The ancient South American civilization likely didn’t use cacao to make chocolate since there’s no established history of indigenous populations in the region using it that way, researchers led by the University of British Columbia in Canada said.

Cacao,chocolate
-A cacao pod hangs from a tree at the Agropampatar chocolate farm co-op in El Clavo, Venezuela. VOA

But the tests indicate the civilization used the cacao seed, not just the fruity pulp. The seeds are the part of the cacao pod used to make chocolate.

Indigenous populations in the upper Amazon region today use cacao for fermented drinks and juices, and it’s probably how it was used thousands of years ago as well, researchers said.

Scientists mostly agree that cacao was first domesticated in South America instead of Central America as previously believed. The study in Nature Ecology & Evolution provides fresh evidence.

Three types of tests were conducted using artifacts from the Santa Ana-La Florida site in Ecuador. One tested for the presence of theobromine, a key compound in cacao; another tested for preserved particles that help archeologists identify ancient plant use; a third used DNA testing to identify cacao.

Chocolate
A light almond cream candy carries the initials for Russell Stover Candies in Kansas City, Kansas. VOA

Residue from one ceramic artifact estimated to be 5,310 to 5,440 years old tested positive for cacao by all three methods. Others tested positive for cacao traces as well, but were not as old.

How cacao’s use spread between South America and Central America is not clear. But by the time Spanish explorers arrived in Central America in the late 1400s, they found people were using it to make hot and cold chocolate drinks with spices, often with a foamy top.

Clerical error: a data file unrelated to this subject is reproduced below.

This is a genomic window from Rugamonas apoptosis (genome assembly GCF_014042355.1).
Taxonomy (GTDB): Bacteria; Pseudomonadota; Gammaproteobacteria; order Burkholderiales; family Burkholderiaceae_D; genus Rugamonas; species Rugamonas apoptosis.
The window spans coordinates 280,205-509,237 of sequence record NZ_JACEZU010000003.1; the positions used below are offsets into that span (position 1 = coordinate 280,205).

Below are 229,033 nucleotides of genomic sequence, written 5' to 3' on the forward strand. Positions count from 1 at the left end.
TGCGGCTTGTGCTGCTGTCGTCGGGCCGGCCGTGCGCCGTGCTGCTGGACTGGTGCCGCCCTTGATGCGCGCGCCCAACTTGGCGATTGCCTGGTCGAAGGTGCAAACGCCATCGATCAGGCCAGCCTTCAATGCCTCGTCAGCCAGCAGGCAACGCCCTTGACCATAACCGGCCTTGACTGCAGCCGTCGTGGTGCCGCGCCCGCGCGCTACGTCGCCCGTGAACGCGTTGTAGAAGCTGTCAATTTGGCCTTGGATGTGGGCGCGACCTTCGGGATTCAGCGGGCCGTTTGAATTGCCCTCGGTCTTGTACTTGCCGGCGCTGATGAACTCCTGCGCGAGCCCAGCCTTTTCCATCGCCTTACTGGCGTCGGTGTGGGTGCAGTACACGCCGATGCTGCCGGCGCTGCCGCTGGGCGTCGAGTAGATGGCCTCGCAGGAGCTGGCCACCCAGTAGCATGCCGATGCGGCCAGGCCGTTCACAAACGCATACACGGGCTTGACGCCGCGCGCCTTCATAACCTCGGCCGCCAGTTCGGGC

“For most of the modern period, it was a beverage,” said Marcy Norton, a historian at the University of Pennsylvania and author of “Sacred Gifts, Profane Pleasures: A History of Tobacco and Chocolate in the Atlantic World.”

The chocolate drinks in Central America often contained maize and differ from the hot chocolate sold in the U.S. They did not contain milk, Norton said, and when they were sweetened, it was with honey.

 

cocoa, chocolate
A worker holds cocoa beans at SAF CACAO, a export firm in San-Pedro, Ivory Coast, Jan. 29, 2016. VOA

By the 1580s, cacao was being regularly imported into Spain and spread to other European countries with milk being added along the way. It wasn’t until the 1800s that manufacturing advances in the Netherlands transformed chocolate into a solid product, Norton said.

Michael Laiskonis, who teaches chocolate classes the Institute of Culinary Education, said he’s seeing a growing interest in cacao flavors, indicating a return to a time when chocolate wasn’t just an ingredient buried in a candy bar.

Also Read: Consuming Cacao May Improve Vitamin D Intake, Says Study

He said he tries to incorporate chocolate’s past into his classes, including a 1644 recipe that combines Mayan and Aztec versions of drinks with European influences.

“It’s something that’s always been transforming,” he said. (VOA)